Life after SMU for LGBT alumni: ‘People will accept you’
The LGBT Alumni hosted an event for Spectrum Monday night in Hughes Trigg. The topic? Life After SMU and how to deal with being open in the workforce.
SMU alumnus, current staff member in education research and moderator of the event, Harvey Luna, welcomed the 12 undergrad students to the panel. Students sat in the wheeled seats enthusiastically, jetting their hands into the air to ask the panelists the top questions on their mind.
- Chris Sanders, an MFA graduate student who is getting her master’s at SMU in fine art.
- Renly Huang, who got a master’s in business and works at a marketing firm as a business consultant.
- Eric Douglas, who works at a creative gaming company in Richardson.
All eyes were on the alumni as Luna asked the first question, how to be “out” at work?
The panelists sat back in their seats and looked at the ceiling, thinking of the best way to respond. Renly answered quickly and confidently. “Most of you will be surprised at how many will not judge you for who you are, but for how hard you work,” he said. “At the end of the day, it is all about your skills.”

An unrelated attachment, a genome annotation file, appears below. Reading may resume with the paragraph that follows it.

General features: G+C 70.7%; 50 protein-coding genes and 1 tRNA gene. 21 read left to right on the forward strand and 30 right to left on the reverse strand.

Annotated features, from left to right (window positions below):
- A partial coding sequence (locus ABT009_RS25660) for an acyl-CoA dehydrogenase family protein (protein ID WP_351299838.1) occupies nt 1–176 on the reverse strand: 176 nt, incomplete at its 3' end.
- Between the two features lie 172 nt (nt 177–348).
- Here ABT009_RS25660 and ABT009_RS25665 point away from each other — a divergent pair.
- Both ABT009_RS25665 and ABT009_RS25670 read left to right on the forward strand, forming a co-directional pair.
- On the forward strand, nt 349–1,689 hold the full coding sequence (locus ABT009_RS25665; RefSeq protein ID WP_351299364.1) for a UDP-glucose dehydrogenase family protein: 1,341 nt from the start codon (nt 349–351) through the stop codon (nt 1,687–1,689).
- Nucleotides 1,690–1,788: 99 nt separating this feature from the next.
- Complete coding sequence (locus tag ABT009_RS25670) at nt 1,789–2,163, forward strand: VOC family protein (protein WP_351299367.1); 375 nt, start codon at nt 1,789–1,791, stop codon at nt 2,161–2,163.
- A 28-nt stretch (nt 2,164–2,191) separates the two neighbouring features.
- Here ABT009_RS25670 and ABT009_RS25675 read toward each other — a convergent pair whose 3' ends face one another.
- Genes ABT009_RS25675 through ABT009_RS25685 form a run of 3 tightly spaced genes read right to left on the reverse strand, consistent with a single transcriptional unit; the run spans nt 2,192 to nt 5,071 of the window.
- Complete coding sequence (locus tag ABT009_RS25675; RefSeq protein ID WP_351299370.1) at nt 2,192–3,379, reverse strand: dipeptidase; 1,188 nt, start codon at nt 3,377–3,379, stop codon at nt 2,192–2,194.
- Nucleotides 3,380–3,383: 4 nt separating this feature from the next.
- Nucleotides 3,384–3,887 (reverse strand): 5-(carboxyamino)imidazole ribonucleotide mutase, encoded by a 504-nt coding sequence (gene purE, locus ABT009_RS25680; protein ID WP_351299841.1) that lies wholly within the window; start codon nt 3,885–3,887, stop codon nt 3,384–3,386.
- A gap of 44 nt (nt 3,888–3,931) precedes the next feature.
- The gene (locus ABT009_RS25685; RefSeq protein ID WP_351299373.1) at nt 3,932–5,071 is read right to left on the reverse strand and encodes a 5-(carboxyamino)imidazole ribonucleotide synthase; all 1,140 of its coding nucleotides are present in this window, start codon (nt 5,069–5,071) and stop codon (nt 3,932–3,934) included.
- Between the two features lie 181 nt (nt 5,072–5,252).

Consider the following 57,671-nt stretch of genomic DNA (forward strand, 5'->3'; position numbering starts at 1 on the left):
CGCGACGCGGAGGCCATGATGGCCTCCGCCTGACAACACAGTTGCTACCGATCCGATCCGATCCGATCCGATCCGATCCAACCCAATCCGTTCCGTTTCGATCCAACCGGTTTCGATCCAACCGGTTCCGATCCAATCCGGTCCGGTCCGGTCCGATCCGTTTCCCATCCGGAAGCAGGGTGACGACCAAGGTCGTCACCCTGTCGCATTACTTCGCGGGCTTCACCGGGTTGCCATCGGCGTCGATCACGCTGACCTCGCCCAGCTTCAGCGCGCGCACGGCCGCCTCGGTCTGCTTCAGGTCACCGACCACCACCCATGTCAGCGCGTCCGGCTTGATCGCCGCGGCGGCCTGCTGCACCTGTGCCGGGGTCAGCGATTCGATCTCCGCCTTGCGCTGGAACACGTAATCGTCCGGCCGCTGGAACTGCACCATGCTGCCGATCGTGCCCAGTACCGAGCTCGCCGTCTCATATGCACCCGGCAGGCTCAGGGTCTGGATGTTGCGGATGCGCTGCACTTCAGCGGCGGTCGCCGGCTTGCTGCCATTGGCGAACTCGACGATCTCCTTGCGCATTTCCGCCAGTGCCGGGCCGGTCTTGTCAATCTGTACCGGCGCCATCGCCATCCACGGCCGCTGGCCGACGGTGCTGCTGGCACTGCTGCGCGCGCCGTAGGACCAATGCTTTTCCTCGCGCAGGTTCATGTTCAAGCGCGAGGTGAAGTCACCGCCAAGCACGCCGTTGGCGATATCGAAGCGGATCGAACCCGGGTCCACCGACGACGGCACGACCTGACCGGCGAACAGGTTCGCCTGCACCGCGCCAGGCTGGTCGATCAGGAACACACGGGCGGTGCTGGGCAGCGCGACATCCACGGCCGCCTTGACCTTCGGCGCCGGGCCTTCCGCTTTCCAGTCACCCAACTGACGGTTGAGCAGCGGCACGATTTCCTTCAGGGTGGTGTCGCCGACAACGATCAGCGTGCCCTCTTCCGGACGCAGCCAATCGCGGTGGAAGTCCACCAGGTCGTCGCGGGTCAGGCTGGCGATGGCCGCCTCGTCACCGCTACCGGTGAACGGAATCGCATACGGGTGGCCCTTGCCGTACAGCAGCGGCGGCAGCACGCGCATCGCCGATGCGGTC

“It also comes down to who is running the company,” Chris added. “You want to work for someone who is putting their money where their mouth is.” She explained this advice a little more by saying how you don’t want to work for a company that goes against your beliefs, you want to work for a company that believes in similar viewpoints as you. This alone will make your work experience that much better.
Eric’s advice to the students was little more sentimental. “One advantage to coming out to people at work is that when you feel safe to share something personal, they really do care,” he said.
Conversation between the three panelists continued as they kept adding more commentary after another would end their thought. Renly concluded the discussion to the question by saying, “you will feel different in the workplace, but you will not feel judged.”
The panel continued to talk more about business matters, how cover letters aren’t worth the time and effort, and how important it is to keep a strong social support system in the workplace.
“It’s very important to stay in contact with SMU as well,” Renly said. “I wouldn’t have been able to get where I am today if it wasn’t for their help. They were all very supportive of me.”
The panel reassured the hopeful students to never fear for a job no matter where they go after college.
“People will accept you,” Chris said. “We’re here, and we’re queer! And there are loving people in Dallas and anywhere you go.”